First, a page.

Bahrain: Calls to halt deportation of Egyptian dissidents
A rights group has called on Bahrain to stop the deportation of two Egyptian opposition figures who live in the Gulf kingdom, saying they were detained in the capital city Manama earlier this week after "a request" from authorities in Egypt.
The Shahab Centre for Human Rights (SCHR), also known as El Shehab NGO, denounced the alleged "arbitrary detention" of 59-year-old Alsayed Mohamed Mahmoud Al-Aajez and 45-year-old Mohamed Al-Iraqi Saad Hasanein.
The NGO said both Egyptian nationals had been residing in Bahrain for the past eight years and were arrested on Wednesday.
"The [SCHR] condemns the detention of these persons and calls for their immediate release and prevention of deportation," the group said in a Facebook post, adding that the pair "had committed no crimes".
The group also said that the men had been residing and working "legitimately" in Bahrain.
The SCHR said that Al-Aajez, from the Egyptian city of Talkha, is a businessman and a father of eight children. He was subject to an assets freeze in Egypt since 2014.
The group added that Hasanein, also from Talkha city, is a computer engineer and a father of three children. He was sentenced to life imprisonement in 2018 in a case widely known as the "Rabaa dispersal case".
The New Arab has contacted the Bahrain embassy in London for comment but did not receive a response by the time of publication.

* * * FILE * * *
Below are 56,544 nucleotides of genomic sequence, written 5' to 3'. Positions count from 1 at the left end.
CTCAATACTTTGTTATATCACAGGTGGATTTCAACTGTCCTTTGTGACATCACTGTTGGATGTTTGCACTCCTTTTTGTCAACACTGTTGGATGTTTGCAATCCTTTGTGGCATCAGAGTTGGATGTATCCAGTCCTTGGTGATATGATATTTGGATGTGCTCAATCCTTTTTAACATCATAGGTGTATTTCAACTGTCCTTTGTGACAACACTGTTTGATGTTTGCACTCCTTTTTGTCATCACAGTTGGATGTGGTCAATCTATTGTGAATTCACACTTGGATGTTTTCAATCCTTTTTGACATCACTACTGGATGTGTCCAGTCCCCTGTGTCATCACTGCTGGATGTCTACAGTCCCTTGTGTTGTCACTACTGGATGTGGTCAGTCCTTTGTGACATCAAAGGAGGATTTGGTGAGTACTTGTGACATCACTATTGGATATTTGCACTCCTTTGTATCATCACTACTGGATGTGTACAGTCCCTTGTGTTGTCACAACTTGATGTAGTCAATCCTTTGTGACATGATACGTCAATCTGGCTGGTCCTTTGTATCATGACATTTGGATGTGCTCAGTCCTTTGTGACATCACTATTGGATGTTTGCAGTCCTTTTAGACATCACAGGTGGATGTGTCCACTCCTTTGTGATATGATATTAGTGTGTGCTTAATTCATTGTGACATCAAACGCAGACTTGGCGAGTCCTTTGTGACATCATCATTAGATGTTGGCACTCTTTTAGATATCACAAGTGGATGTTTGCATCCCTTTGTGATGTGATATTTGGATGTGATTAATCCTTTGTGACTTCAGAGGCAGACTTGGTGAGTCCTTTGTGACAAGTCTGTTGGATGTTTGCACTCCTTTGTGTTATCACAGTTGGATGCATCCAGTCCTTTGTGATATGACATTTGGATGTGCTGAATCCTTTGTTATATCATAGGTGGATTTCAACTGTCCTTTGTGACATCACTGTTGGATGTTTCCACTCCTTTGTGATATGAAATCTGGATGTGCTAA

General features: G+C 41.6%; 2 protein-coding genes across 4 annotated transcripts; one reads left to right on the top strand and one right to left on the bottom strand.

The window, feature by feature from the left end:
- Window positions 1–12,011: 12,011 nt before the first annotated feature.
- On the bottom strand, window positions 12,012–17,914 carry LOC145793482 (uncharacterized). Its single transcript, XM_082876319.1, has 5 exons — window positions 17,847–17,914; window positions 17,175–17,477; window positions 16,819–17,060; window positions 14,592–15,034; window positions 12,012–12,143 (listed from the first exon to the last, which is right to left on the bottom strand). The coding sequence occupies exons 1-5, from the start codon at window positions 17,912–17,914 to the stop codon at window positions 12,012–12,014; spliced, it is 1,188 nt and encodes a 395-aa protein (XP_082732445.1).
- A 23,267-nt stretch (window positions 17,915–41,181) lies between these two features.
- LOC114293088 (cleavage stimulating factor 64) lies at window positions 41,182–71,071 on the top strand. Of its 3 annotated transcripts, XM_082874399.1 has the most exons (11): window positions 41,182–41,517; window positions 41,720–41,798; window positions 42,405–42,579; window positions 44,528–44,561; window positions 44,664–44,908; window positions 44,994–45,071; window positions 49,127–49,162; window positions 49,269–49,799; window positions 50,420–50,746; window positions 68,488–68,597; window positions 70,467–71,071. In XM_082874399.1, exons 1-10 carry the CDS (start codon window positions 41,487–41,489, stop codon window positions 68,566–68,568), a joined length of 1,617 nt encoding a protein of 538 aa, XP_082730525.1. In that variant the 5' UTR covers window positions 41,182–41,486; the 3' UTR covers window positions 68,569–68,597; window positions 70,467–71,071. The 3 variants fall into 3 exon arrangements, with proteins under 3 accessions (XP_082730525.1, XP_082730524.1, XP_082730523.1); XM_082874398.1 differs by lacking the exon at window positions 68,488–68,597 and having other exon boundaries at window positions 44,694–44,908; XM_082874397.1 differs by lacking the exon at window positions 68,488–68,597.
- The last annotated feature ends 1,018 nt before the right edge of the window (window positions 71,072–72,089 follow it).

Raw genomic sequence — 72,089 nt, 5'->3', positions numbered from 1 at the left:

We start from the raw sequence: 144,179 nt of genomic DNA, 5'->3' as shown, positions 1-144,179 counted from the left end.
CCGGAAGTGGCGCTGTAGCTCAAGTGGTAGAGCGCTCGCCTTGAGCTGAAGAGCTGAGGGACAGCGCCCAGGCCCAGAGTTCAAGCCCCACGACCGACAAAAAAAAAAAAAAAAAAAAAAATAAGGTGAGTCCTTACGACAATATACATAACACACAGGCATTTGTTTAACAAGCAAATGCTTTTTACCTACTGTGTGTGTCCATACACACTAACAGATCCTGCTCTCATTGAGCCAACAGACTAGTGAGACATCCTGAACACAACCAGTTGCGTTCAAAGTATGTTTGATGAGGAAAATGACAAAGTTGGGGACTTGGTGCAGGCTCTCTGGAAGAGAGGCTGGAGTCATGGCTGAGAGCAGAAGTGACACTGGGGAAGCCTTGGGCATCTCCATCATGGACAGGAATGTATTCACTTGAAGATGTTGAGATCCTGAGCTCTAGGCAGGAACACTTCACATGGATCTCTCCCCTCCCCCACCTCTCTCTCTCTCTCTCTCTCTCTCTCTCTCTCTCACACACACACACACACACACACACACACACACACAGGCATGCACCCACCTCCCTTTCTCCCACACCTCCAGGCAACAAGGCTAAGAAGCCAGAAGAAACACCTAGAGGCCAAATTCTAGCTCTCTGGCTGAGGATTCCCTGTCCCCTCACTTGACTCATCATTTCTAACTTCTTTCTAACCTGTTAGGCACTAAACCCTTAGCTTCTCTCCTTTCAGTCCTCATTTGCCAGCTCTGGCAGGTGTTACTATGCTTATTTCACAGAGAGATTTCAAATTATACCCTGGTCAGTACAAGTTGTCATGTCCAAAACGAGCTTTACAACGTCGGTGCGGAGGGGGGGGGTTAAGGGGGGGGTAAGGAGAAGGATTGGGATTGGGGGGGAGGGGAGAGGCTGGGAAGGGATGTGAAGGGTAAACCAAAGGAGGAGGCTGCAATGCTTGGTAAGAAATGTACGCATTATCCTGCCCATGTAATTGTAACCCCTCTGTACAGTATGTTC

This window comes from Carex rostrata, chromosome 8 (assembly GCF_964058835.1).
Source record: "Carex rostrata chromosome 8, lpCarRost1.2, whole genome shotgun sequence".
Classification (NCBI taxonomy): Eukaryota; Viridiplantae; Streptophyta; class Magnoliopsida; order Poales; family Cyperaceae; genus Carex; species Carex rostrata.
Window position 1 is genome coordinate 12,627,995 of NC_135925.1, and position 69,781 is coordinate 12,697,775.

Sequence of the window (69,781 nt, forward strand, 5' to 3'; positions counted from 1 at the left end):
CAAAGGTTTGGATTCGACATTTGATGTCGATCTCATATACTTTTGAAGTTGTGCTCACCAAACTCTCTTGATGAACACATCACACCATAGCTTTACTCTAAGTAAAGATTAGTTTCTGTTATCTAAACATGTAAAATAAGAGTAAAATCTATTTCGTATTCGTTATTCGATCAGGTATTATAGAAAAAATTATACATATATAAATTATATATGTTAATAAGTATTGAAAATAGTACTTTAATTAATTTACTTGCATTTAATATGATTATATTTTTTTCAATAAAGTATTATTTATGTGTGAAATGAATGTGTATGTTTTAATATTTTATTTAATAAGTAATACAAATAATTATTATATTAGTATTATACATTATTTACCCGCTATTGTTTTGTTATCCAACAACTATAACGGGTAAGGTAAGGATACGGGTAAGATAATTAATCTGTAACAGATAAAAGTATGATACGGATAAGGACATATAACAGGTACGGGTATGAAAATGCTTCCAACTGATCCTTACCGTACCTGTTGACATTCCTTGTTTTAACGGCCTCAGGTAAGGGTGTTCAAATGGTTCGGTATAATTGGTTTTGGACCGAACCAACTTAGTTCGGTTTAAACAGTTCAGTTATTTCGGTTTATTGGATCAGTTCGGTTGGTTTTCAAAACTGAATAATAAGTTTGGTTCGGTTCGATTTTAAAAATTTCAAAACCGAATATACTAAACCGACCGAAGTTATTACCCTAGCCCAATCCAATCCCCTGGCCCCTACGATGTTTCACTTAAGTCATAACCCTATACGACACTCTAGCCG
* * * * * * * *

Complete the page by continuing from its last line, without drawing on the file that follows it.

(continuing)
The detentions coincide with the tenth anniversary of the Rabaa Massacre of August 2013, when Egyptian police and armed forces violently dispersed a a six-week-long peaceful protest at the Rabaa al-Adawiya Square in Cairo, killing hundreds of people.
This followed a military coup by current Egyptian President Abdel Fattah al-Sisi against his predecessor, Mohammed Morsi - Egypt's first democratically elected head of state.
Human Rights Watch described it as a crime against humanity and "one of the world's largest killings of demonstrators in a single day in recent history".
Since Sisi's rise to power, Egypt - which enjoys strong relations with Bahrain - has been utilising Interpol red notices as a tool to pursue political dissidents overseas.
Human rights groups estimate that in the past 10 years, at least 60,000 political prisoners have been jailed in Egypt.